Other independent research by scientists who were not cell therapists, and who were not investigating cell therapy, has arrived at many of the same conclusions used to explain cell therapy.

First of all, they have established that embryonic tissue has the greatest growth stimulating effect. This make sense. Young living things always contain more "life force" than mature ones.

Secondly, they have confirmed that the growth stimulating effect of live cells is definitely organ specific but not species specific. This means that liver cells will only stimulate the growth of liver cells, but they will do so no matter what animal the cells come from.

Finally, it has been demonstrated that unwanted, or unnecessary, cells are rejected without doing harm to the body.

Two major theories explain how cells bring about revitalization of ailing or aging organ. One theory says that the genetic information contained in the RNA and DNA of the "old" cells is defective, because of either age or disease. Perhaps the old cells' genetic codes have developed gaps or incorrect bits of information. This cellular genetic misinformation causes the cells to reproduce inefficiently. The new cells do not look or function as well as they should.

Along comes the fresh, young cells, with their fresh genetic information contained in their DNA and RNA. This theory says that the new cells carry the correct genetic message to the old cells. The new cells replaced the misinformation with the proper original genetic codes. The mistakes are corrected and the gaps filled. Once the correct information is in place, the organ or gland begins to function correctly - as if it, too, were as "young" as the donor cells.

The second theory is simpler. It explains the aging of the cells in much the same way: As we age, our cells gradually lose their ability to function precisely as they were intended. This theory, however, does not bother with genetic codes. It says that the mere presence of the fresh cells stimulates secretions that activate the aging or diseased cells to get back on the track and function properly.

The implantation provides the recipient organisms with a great number of biochemical substrates and enzymes that are found in very high concentrations and unique composition in the fetal and juvenile cells and tissues.

What Can You Expect From Cell Therapy?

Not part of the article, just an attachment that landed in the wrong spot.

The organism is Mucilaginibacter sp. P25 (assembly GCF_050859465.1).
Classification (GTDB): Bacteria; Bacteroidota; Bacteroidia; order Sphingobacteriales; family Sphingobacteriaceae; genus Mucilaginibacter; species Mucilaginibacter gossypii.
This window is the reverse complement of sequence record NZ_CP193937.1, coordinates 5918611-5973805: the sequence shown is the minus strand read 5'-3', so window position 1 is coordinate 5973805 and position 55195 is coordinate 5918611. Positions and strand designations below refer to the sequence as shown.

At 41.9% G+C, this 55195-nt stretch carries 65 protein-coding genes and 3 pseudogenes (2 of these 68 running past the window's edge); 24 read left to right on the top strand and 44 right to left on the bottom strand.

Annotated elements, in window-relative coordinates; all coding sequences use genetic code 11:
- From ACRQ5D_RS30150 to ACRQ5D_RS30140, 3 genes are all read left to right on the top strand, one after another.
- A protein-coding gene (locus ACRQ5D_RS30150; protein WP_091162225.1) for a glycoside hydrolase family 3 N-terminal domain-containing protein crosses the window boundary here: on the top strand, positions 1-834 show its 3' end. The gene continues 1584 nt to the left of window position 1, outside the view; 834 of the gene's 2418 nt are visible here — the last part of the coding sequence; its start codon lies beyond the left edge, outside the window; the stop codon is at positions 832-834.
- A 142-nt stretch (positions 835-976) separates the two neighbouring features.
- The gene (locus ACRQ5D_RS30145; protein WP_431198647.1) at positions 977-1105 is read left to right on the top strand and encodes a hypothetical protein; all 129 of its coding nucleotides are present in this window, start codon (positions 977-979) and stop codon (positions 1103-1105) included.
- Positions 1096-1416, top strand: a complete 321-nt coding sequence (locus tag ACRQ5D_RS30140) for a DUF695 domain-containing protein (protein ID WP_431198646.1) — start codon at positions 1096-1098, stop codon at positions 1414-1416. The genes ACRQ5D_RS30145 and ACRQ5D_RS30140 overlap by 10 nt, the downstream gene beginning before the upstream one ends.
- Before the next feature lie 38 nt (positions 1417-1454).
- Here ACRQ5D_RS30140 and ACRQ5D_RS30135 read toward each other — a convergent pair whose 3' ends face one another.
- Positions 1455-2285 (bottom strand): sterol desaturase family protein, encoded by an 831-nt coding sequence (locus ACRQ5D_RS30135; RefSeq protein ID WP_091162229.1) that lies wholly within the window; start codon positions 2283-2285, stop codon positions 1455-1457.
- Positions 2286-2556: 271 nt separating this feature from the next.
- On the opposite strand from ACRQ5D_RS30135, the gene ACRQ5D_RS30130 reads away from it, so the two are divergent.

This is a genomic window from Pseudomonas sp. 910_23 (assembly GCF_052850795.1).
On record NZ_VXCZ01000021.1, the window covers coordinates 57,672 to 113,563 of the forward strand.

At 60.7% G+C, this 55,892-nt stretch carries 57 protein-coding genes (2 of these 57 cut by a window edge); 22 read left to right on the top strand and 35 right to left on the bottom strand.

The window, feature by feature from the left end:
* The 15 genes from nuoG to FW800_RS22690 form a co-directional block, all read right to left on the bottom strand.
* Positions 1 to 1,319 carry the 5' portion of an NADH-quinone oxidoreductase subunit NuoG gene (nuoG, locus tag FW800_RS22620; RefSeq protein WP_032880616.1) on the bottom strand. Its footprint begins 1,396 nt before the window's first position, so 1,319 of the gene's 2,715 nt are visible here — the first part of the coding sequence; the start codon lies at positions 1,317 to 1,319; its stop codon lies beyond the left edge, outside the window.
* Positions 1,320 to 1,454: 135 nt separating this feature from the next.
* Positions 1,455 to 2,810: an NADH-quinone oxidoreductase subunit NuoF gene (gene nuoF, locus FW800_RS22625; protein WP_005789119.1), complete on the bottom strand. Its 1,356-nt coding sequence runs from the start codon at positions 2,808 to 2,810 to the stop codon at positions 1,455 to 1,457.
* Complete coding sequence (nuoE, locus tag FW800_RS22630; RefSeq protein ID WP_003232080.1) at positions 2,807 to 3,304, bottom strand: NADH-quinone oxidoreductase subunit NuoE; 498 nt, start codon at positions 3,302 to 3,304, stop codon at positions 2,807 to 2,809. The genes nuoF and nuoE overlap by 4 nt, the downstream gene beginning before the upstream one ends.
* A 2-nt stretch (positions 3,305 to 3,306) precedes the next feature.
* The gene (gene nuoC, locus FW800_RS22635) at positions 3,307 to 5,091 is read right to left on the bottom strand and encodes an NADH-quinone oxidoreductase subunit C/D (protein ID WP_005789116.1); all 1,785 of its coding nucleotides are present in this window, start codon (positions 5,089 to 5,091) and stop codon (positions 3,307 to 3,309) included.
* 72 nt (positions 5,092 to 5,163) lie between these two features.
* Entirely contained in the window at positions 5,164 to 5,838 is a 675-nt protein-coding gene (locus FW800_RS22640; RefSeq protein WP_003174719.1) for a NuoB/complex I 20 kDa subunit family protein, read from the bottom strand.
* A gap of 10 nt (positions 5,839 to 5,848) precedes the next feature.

Dr. Niehans stated the ultimate aim of cell therapy in this way: "What I am striving after is not only to give more years to life but especially to give more life to years." Niehan's aim was to "make all the organs struck by old age capable once more of functioning properly and, at the same time, bring fresh strength to the whole body by revitalization of the sex gland."

The problem that cell therapy is designed to solve include the following:
  • General loss of vitality
  • Physical and mental exhaustion
  • Convalescence after illness
  • Premature aging
  • Signs of deterioration of the brain, heart, kidneys, lungs, liver, and digestive organs
  • Lack of drive and declining mental efficiency
  • Weakness of the immune system
  • Arthritis and other degenerative diseases of the connective tissue
  • Underfunction of the endocrine glands
  • Disturbances of menopause
  • Parkinsonism
  • Chronic pain, migraine, headaches, neuralgia, back pain, sciatica, artherosclerosis of the brain, heart, and peripheral circulation
Cell therapy successfully revitalizes and extends youth. Cell therapists see their patients' skin tone and complexion improve, their vitality increase, their youthful optimism and energy return, and various other infirmities of aging much improve.

Dr. Niehans used cell therapy for alot more than youth extension. He used live cell injections not only to regenerate diseased or aged organs but also to stimulate development of underdeveloped or retarded organs. In fact, Niehans's successful treatment of dwarfism provided him with some of his earliest notoriety in the United States.

The basic therapeutic effect of cell therapy was described Dr. Niehans as "organotropic cellular regeneration in the impaired organs." In other words, the therapy stimulated the disease and aging-damaged organs to regenerate. This restoration usually takes anywhere from three to six months after the injections.

Doctors who use cell therapy have reported that atherosclerosis patients also benefit. In a study performed on laboratory rats, cell therapy increased the residual pliability of aorta tissue to the extent that when stretched, it returned to its original shape much faster. This is a characteristic of younger tissue.

Experiments on connective tissue have shown that cell therapy can increase the strength and pliability of this important structural elements of the body. The youthful appearance of your skin is determined in large part by the health of your connective tissue. But that's not all. How youthfully your joints, muscles, and blood vessels function also depends on the condition of your connective tissue. Since the success of several cosmetic surgery operations depends upon the strength and elasticity of the skin, a course of cell therapy before rejuvenating surgery is a good idea for older patients whose skin has lost its elasticity.